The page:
The convenience of having a kitchen pantry is manifold. But oftentimes, it turns out to be the most overlooked area in the kitchen. We take utmost care to see that the kitchen looks spic and span. But how often do we really clean out the pantry? Not too many times! We end up storing up things that we do not use often. Anytime we come upon a food item that's comparatively cheaper, looks way too attractive on the store shelves, or is up for sale, we grab it, pop it into the pantry, and more often than not, forget about it. Slowly, the pantry becomes chock-a-block with several jars and canisters, lying unopened for months together. If your pantry resembles something like this, its high time you undertook some measures to clean and organize it.
Effective Ways to Clean the Pantry
- Time to clean the shelves. If they are made of plastic, metal or glass, use a regular kitchen cleaner that's readily available at the stores. Spray well all over and let it sit for a few minutes. Leave on longer if the surfaces are too grimy. Wipe dry with a sponge or scrub. If you have wooden shelves, simply wipe them clean or you may buff them with a soft terry cloth.
- Turn your attention back to the food packs and jars you have taken down. Check for the expiry or best-before date on every single box and carton, and discard all those that are past the date. If the date is not visible, sniff the item. Retain it or discard it depending on how fresh it smells. Remember to keep foods that are nearing the best-before dates towards the front of the shelves when you put things back on.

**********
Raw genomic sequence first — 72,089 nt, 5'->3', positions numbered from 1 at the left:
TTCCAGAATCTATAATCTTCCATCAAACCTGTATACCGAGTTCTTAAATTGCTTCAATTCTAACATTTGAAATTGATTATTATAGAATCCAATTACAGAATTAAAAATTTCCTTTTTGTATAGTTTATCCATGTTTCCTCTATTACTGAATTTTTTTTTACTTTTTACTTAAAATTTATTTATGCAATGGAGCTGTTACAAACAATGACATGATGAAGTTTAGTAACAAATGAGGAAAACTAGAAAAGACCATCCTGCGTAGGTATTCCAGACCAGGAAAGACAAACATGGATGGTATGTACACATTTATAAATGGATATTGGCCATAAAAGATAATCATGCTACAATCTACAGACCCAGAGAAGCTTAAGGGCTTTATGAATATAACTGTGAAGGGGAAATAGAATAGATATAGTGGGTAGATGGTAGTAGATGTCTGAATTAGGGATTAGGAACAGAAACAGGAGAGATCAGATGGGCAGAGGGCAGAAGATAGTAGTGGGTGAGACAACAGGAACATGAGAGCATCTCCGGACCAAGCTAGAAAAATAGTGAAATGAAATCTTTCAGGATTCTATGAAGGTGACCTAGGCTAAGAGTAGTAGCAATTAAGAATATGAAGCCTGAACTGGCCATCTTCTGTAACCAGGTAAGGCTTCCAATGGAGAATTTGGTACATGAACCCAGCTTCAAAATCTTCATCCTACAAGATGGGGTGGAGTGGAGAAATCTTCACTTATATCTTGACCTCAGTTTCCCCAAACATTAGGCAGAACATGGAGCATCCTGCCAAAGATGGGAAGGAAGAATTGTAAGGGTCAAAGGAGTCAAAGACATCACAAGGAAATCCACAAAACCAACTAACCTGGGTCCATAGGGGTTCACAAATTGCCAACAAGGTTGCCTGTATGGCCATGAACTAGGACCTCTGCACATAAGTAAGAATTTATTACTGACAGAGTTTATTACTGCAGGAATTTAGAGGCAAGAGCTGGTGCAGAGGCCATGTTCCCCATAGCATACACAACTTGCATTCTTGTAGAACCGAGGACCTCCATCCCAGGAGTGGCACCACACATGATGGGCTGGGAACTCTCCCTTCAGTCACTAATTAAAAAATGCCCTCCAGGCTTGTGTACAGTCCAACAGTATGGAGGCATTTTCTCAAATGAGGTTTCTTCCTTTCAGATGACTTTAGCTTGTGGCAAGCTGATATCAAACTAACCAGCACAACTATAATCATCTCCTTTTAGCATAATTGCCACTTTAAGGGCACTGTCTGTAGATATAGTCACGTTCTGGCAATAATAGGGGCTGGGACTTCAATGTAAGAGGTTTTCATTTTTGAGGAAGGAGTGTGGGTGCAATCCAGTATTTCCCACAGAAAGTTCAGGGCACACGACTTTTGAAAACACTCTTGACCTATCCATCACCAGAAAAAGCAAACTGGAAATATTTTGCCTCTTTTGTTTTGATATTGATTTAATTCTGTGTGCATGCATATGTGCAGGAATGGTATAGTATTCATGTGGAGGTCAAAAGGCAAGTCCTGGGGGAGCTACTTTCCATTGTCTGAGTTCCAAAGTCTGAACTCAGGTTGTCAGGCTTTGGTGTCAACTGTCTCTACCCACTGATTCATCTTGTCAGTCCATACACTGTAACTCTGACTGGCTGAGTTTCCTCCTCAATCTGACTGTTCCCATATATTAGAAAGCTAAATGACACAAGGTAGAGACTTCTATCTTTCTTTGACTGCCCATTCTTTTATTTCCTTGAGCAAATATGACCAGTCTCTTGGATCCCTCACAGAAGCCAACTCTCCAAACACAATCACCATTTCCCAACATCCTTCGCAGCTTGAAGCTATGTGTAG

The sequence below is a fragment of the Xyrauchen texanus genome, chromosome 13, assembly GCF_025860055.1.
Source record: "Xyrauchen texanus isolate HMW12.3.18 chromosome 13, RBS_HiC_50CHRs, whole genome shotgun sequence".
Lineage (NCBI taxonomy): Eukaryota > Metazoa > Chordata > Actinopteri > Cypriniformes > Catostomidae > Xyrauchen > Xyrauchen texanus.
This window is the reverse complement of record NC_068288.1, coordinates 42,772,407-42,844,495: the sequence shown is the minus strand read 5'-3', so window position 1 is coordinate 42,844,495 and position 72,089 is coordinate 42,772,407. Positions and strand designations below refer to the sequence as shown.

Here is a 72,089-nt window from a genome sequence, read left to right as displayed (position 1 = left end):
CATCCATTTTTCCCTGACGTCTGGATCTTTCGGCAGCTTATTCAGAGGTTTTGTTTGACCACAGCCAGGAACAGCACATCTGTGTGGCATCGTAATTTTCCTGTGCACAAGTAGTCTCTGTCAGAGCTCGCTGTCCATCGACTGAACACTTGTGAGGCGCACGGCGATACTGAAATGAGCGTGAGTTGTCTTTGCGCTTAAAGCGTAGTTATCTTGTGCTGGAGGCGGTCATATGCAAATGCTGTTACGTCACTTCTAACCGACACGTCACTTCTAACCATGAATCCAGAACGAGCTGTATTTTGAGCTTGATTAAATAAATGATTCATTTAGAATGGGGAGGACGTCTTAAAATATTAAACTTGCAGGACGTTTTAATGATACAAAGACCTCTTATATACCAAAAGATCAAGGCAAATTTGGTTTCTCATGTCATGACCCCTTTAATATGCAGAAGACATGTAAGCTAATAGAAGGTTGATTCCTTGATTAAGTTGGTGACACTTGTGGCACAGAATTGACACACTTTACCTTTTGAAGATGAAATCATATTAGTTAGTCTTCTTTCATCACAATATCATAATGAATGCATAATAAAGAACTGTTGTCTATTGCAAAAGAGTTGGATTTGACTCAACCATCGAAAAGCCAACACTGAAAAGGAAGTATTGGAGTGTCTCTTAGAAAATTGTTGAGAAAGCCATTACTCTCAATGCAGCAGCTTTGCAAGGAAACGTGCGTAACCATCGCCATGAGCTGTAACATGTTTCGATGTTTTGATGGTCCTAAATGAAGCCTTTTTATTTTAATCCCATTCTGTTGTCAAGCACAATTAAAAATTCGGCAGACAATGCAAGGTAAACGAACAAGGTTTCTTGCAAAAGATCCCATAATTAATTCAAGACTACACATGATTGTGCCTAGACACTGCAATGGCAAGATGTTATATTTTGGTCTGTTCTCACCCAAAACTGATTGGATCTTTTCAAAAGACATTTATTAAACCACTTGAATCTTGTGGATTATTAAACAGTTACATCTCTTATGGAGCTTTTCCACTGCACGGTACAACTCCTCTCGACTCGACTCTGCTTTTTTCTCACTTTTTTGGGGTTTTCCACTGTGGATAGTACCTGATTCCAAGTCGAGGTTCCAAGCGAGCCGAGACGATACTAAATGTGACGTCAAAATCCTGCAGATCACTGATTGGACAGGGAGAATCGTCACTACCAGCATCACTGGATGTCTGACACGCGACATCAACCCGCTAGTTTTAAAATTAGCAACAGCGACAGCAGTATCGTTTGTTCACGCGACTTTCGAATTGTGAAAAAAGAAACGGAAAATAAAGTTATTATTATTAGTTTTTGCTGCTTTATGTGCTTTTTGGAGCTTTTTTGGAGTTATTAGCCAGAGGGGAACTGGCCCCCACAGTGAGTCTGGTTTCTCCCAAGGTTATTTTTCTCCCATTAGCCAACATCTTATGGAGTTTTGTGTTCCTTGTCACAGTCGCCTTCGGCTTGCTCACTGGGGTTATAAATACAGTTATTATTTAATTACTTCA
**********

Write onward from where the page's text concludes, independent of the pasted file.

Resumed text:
- Items that have been lying open for months together, but haven't yet reached expiry date also need to be tossed out. If you find you have unopened food packages, that have not yet expired and are imperishable, and you are unlikely to use them, then group them together so you can then donate them to a food bank.
- Now you need to organize your pantry and stock it right. Transfer the contents of any opened packs, like spices, dry herbs, cereals, into airtight containers so they do not lose their potency and remain fresh. Or if you have several small open cartons, put them all together in a big see-through airtight canister. Another option, buy a bunch of food clips. These can be used to seal opened packages, and help the food to remain fresh longer. It holds true for chips and crackers, and even cereal packs.
- Place items you need on an everyday basis at eye level. Items you do not use too often can go up on the higher racks. Items like paper towels, bathroom tissue rolls, and disposable plates and spoons can occupy the lower shelves. Wine and soda bottles, and other heavy materials can be placed on the last shelf.
- Stick post-its on each shelf, labeling them by neatly specifying the items it holds. This will make it easier for you to find things. You can also put up another to-buy list on the pantry door. As soon as an item is about to finish or has finished, make an entry on the to-buy list immediately. You could hang a whiteboard for the same purpose on the wall or door.
- Invest in a stepstool. Keep it in the pantry so you can fully utilize out-of-reach shelves and not have to clutter up the lower shelves. If you have extra space in your pantry, hang a spice rack to hold spices together. Additionally, keep a broom in the pantry, so you can quickly dust away any food pieces that might accidentally spill.
Now stand back and look around the pantry. How does it look? I'm sure it looks neat and tidy! Take time out at least once a month to clean and organize the pantry, dust the shelves, throw away old food packs, and replenish new ones, and you would not need to worry about a mismanaged pantry ever again.